RN hopeful. New to Arizona, Need advice.

  1. Hi everyone,

    I've been looking into getting my ADN with one of the Maricopa community colleges. I have two more prerequisites to complete in order to apply so that I can be put on the wait list. However, I'm wondering if getting my ADN before a BSN is a good choice in 2018 Arizona. I chose the ADN because I thought

    1. It was the cheapest and quickest way to get to work as a nurse and to help support my family after completing 4 years in my BSc.

    2. I felt the wait time would be good for me to raise my little one.

    3. I was hoping I could get an employer who would help take care of my BSN.

    But upon further consideration it seems, if I stick with the ADN it will still take about 4 years or more to complete. Also, from my little Internet research, it appears most employers prefer BSN. My questions are:

    -What other options are available for someone like me?
    -How difficult is it to get a job with an ADN in 2018 Arizona?
    -Also, do hospitals still pay for employees to get their BSN and how does it work?


    Here's a little about me:
    I have a BSc. Biological Science, but I am currently a stay at home mum with a 6 month old. I just joined my husband who got a job in Chandler last year.
    I am 31 years old now, and would like to be a WHNP hopefully before I turn 40 (I'm really passionate about women's health issues).

    Any advice for me? Please talk to a new Arizona sister.
    Thanks for all the help in advance.
  2. Visit Kenmikeade profile page

    About Kenmikeade

    Joined: Feb '18; Posts: 16; Likes: 3
    from AZ , US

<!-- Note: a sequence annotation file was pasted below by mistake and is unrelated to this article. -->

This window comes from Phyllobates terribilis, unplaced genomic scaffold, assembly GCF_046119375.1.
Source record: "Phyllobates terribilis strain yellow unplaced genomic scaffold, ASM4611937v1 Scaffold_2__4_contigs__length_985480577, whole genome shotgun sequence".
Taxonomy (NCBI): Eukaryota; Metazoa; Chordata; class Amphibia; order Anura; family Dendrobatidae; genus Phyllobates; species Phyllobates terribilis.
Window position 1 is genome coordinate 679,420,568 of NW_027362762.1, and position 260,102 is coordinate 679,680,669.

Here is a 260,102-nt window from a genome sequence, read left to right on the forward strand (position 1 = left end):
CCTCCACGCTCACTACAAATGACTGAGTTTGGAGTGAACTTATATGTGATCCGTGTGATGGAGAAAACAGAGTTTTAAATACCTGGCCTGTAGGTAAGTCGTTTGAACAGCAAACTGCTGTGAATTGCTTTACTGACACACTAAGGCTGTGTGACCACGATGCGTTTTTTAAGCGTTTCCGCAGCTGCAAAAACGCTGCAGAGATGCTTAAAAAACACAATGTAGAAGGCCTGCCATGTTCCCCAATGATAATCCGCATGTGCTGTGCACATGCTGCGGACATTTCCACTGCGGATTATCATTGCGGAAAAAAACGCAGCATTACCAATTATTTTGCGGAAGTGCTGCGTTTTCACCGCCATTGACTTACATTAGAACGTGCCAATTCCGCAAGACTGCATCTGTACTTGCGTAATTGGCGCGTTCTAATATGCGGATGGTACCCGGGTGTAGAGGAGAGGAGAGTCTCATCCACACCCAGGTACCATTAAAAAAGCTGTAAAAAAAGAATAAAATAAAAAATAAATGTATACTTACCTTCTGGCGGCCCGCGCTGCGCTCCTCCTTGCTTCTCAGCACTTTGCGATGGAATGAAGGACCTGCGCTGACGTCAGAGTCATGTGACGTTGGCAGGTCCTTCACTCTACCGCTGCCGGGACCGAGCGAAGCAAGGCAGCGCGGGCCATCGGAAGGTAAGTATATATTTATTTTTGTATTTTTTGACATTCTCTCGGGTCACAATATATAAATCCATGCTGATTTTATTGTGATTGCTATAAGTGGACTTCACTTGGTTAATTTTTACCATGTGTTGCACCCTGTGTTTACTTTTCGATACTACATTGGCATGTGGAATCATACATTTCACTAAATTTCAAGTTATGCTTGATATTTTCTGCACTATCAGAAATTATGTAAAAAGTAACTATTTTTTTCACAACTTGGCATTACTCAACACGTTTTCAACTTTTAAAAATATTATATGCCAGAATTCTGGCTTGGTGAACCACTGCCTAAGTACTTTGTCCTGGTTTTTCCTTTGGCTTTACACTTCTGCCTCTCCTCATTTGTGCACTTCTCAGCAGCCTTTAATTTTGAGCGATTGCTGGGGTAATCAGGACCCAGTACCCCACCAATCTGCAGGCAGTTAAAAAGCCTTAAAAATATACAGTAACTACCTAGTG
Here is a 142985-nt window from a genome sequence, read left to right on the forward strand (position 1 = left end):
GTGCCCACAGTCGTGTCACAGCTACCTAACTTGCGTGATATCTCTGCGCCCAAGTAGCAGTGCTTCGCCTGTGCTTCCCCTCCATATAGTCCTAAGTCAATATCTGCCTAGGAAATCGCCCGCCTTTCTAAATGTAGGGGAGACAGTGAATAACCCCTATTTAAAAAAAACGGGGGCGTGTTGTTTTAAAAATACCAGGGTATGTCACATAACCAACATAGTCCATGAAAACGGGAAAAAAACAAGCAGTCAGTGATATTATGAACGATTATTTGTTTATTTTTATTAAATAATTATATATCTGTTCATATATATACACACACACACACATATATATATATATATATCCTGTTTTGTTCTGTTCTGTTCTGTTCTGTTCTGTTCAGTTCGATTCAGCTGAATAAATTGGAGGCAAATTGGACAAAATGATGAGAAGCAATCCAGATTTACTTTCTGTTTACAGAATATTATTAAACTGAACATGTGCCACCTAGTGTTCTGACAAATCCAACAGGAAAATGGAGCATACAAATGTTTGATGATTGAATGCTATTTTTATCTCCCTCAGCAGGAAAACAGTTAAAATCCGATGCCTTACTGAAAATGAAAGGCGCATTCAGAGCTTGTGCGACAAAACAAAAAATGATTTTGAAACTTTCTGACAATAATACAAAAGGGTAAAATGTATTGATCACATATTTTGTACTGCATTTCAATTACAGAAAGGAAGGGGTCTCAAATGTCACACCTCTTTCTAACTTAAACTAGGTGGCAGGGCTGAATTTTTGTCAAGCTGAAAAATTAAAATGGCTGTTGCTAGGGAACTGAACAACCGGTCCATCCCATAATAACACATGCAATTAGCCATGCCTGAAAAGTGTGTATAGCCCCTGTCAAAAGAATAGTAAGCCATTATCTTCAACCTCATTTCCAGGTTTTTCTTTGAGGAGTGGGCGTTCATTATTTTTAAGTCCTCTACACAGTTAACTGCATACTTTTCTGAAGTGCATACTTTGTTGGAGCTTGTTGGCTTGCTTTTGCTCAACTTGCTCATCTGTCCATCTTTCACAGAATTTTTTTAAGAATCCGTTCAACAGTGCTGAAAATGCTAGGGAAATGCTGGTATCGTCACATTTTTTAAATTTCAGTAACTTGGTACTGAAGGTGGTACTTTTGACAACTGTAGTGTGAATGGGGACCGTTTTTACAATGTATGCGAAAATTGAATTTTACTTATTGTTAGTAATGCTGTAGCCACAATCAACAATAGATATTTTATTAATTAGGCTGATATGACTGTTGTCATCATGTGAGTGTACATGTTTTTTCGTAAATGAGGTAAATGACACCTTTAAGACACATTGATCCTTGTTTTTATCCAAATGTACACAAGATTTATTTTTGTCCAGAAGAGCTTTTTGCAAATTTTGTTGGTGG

Specialty: 1 year(s) of experience

    9 Comments

  3. by   amynye
    You have a bachelors of science already? I would schedule an appointment by calling Gateway Community College and and attend an orientation session. The only way to get up to date info is via the advisors. I believe you could apply for the accelerated BSN to RN option.
    I'm 32 and in block 1 currently. The best way to finish sooner is to get started faster
  4. by   Apple-Core
    Welcome to the desert!

    Most of the Maricopa colleges now offer the CEP program, which is a 2-2.5 year hybrid degree of the ADN and BSN together. If you already have a bachelors you can even enroll in the hybrid Masters degree.

    The program is called CEP, and it stands for Concurrent Enrollment Programs (in Associate-Baccalaureate Nursing). You need to fulfill all the pre- and co-requisites prior to submitting your application. That is all the pre- and co- requisites for both the community college and the University you choose. Currently there are, I believe, 6 Universities to choose from. It is worth noting that entry into this program is competitive and you do need a good GPA/excellent HESI scores to get a seat. However, it does mean you will graduate with a bachelors in under 2.5 years (or Masters if you choose that route).

    In a nutshell, you attend the community college just as you would if you were in the ADN program (without the CEP part). Then, you will take your University classes primarily online with some of the Universities offering a few classes in person.

    It's intense, yes, but given the demand for bachelor-educated nurses it is definitely worth it. Not to mention the amount of money it saves to go via community college.

    For me, I started Block 1 in the community college in the spring semester (January) of this year. I am just now finishing up Block 1. However, I started my University portion of the course in the fall of 2017, so I had a semester done by the time the ADN at college started.

    When (and if.....fingers crossed) I graduate, I will receive the ADN degree certificate from the Maricopa college, and the Bachelors from the University. Essentially what happens is that the University takes all the ADN credits and includes them into their degree, and adds it to the classes you take with them to make up the Bachelors degree. Hope that makes sense.

    Anyway - in terms of practical skills and what you will know about actual nursing, it is now different really from the people who graduate with "just" the ADN, but future employers seem pretty keen so see the Bachelors degree, which is what pushed me to take it. I don't feel it makes you any more competent than those with the ADN; the advantage is you may get a slight edge in an interview for having the BSN (or Masters in your case, since you already have the BSN).